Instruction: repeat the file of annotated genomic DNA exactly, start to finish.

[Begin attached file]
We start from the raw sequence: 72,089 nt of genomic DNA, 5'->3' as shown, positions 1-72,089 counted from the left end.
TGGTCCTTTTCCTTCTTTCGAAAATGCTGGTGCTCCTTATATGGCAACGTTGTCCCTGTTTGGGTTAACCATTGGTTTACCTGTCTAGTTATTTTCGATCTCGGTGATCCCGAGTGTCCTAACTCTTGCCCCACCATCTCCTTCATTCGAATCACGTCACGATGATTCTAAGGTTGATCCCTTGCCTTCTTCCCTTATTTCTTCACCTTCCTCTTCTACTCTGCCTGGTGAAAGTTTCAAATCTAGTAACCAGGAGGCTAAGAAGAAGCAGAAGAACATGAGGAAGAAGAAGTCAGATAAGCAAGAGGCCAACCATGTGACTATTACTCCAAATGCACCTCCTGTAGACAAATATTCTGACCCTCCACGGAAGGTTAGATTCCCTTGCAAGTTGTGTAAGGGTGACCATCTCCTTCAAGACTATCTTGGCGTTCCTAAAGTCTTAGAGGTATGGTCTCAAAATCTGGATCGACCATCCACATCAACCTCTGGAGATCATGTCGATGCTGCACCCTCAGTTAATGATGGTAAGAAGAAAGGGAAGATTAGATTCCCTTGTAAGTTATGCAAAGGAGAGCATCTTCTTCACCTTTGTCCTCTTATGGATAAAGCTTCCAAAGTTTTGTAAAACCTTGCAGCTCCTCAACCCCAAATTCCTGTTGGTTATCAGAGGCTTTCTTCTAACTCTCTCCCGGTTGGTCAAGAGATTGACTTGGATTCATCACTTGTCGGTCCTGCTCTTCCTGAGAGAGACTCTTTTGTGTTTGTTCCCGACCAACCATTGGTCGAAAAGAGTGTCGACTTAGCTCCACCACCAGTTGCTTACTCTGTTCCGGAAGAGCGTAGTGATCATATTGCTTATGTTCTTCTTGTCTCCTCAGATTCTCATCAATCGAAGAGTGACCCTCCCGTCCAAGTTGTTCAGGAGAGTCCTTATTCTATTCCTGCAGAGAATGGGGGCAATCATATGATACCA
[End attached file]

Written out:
We start from the raw sequence: 72,089 nt of genomic DNA, 5'->3' as shown, positions 1-72,089 counted from the left end.
TGGTCCTTTTCCTTCTTTCGAAAATGCTGGTGCTCCTTATATGGCAACGTTGTCCCTGTTTGGGTTAACCATTGGTTTACCTGTCTAGTTATTTTCGATCTCGGTGATCCCGAGTGTCCTAACTCTTGCCCCACCATCTCCTTCATTCGAATCACGTCACGATGATTCTAAGGTTGATCCCTTGCCTTCTTCCCTTATTTCTTCACCTTCCTCTTCTACTCTGCCTGGTGAAAGTTTCAAATCTAGTAACCAGGAGGCTAAGAAGAAGCAGAAGAACATGAGGAAGAAGAAGTCAGATAAGCAAGAGGCCAACCATGTGACTATTACTCCAAATGCACCTCCTGTAGACAAATATTCTGACCCTCCACGGAAGGTTAGATTCCCTTGCAAGTTGTGTAAGGGTGACCATCTCCTTCAAGACTATCTTGGCGTTCCTAAAGTCTTAGAGGTATGGTCTCAAAATCTGGATCGACCATCCACATCAACCTCTGGAGATCATGTCGATGCTGCACCCTCAGTTAATGATGGTAAGAAGAAAGGGAAGATTAGATTCCCTTGTAAGTTATGCAAAGGAGAGCATCTTCTTCACCTTTGTCCTCTTATGGATAAAGCTTCCAAAGTTTTGTAAAACCTTGCAGCTCCTCAACCCCAAATTCCTGTTGGTTATCAGAGGCTTTCTTCTAACTCTCTCCCGGTTGGTCAAGAGATTGACTTGGATTCATCACTTGTCGGTCCTGCTCTTCCTGAGAGAGACTCTTTTGTGTTTGTTCCCGACCAACCATTGGTCGAAAAGAGTGTCGACTTAGCTCCACCACCAGTTGCTTACTCTGTTCCGGAAGAGCGTAGTGATCATATTGCTTATGTTCTTCTTGTCTCCTCAGATTCTCATCAATCGAAGAGTGACCCTCCCGTCCAAGTTGTTCAGGAGAGTCCTTATTCTATTCCTGCAGAGAATGGGGGCAATCATATGATACCA